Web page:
In an order signed yesterday in New York federal court, Justice Denise Cote ruled that the class action could be halted on the grounds that the publishers are close to a consumer restitution settlement with state governments.
What this means in practice is that the class action lawyers will be frozen out because the state governments’ deal trumps the consumer class action.
In a letter to Cote, lead class action lawyer Steve Berman said the court should only suspend part of the proceedings because many states might not take part in the agreement. He also said the two publishers should have to share documents related to the Justice Department’s antitrust investigation, but the judge’s order means that will not happen for now.
The two publishers, for their part, have entered a memorandum of understanding with several states, and have suggested a deal with all 50 states is imminent. The publishers would likely have to pay millions under a settlement, but it would allow them to escape the class action proceedings and avoid the risk of a jury award that could be even higher.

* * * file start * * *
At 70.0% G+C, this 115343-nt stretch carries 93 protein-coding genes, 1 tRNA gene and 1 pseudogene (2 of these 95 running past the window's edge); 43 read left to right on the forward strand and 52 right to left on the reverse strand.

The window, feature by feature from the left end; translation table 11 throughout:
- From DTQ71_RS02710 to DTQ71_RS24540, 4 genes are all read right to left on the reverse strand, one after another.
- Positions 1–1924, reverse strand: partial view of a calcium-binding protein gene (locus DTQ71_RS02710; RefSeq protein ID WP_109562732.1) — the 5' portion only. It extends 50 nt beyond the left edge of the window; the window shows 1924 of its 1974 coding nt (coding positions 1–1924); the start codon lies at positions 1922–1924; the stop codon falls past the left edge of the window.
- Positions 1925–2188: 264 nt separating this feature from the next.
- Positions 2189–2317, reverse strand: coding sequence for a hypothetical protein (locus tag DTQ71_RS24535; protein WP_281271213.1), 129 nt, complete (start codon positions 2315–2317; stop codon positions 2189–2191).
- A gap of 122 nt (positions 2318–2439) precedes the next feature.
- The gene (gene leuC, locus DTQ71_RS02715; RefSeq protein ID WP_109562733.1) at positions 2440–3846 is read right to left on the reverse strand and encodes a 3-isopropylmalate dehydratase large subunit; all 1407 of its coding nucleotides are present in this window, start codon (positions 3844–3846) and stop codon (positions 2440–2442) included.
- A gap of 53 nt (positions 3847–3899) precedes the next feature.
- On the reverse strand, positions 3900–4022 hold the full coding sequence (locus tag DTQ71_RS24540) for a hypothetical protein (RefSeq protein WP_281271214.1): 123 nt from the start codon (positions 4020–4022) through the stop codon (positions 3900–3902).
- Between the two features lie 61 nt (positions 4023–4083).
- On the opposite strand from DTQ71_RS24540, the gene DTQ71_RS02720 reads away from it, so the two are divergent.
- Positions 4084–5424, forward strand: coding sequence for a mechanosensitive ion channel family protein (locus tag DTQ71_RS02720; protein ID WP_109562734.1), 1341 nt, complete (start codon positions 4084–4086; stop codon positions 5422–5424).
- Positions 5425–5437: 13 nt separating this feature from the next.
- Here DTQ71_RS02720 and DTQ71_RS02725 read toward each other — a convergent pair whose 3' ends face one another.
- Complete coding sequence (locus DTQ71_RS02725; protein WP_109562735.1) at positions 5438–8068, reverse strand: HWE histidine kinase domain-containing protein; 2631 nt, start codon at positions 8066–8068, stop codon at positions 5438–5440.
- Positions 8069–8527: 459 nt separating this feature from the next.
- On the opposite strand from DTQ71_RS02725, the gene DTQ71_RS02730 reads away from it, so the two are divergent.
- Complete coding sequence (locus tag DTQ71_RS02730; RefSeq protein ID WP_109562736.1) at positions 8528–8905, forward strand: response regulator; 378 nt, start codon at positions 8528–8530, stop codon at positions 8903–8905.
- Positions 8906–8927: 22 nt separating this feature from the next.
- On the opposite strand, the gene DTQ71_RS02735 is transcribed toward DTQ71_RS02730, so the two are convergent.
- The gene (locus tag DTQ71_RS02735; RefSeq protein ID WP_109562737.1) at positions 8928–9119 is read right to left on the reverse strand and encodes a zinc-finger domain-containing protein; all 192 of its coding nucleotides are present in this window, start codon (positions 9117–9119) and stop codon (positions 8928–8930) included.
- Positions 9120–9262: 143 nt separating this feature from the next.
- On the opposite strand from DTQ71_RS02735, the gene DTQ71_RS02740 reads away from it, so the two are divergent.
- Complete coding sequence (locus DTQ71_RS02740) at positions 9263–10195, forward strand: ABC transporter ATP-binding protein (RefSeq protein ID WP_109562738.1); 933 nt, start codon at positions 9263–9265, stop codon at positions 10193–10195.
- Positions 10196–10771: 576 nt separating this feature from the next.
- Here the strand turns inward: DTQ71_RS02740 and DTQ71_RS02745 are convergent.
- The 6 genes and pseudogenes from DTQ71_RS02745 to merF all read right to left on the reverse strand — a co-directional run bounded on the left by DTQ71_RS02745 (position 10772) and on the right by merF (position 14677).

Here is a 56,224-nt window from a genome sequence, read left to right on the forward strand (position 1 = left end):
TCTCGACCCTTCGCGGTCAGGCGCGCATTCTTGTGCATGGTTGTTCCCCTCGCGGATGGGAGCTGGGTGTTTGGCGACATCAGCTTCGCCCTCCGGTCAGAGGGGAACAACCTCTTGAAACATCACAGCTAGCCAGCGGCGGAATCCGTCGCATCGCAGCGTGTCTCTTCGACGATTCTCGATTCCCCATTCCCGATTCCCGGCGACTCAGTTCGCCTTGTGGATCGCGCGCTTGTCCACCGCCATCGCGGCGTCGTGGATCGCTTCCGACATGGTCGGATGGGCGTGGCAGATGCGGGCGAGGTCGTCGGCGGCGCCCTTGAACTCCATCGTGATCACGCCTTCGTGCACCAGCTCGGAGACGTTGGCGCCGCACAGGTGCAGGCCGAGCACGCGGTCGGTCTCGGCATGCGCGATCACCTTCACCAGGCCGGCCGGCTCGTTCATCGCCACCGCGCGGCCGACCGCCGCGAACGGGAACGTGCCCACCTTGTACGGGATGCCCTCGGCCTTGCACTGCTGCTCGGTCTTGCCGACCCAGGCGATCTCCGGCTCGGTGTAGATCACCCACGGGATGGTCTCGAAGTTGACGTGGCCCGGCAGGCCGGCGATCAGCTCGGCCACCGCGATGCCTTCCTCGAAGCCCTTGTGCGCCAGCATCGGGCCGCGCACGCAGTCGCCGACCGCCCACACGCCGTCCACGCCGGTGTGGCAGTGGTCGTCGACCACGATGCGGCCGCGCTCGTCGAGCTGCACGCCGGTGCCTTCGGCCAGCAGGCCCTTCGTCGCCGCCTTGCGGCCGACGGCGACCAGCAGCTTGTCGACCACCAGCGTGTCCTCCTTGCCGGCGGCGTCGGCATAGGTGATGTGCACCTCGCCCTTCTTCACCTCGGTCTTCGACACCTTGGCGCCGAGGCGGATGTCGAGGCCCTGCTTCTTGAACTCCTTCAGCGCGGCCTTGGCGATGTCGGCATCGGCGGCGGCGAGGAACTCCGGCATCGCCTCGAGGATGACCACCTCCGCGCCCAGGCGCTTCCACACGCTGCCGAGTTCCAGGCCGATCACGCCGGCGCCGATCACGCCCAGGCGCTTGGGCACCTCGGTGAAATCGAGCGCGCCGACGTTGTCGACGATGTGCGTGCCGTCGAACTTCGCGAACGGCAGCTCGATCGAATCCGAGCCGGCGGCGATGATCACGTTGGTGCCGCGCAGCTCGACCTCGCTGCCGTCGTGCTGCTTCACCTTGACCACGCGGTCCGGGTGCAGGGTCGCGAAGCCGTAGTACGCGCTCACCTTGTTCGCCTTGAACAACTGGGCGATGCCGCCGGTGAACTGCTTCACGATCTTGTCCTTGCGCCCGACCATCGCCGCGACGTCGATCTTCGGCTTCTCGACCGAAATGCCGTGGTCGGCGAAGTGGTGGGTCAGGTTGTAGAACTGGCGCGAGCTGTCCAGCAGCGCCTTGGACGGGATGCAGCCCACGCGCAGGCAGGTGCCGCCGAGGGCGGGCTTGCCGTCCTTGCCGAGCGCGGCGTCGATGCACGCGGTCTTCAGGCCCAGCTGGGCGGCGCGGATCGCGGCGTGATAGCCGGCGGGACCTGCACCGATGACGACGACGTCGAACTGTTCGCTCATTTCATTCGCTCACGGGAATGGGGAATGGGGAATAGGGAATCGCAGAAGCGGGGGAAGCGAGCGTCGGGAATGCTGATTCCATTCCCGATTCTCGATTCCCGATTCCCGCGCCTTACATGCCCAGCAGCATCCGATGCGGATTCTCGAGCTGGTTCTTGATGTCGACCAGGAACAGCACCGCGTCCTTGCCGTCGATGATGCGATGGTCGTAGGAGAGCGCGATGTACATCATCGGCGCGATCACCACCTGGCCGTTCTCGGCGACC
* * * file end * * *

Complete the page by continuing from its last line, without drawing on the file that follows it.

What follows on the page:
Class action lawyers filed more than two dozen suits last summer, accusing five publishers of conspiring with Apple to wrest pricing power from Amazon. The Justice Department reached a settlement with three of the publishers last month. Critics say the deal is a gift to Amazon. (See our “everything you need to know about the DOJ lawsuit” post here.)
Publisher Simon & Schuster is also in talks with the state governments but did not receive a stay this week because it hasn’t signed a formal memorandum.
Meanwhile, two other publishers, Macmillan and Penguin, are denying the conspiracy and fighting both the class action lawyers and the government. Penguin is claiming the class action is invalid because users of Amazon Kindle and Barnes & Noble’s Nook agreed to settle any disputes through arbitration.
Apple has also denied all conspiracy allegations and is digging in for a long fight.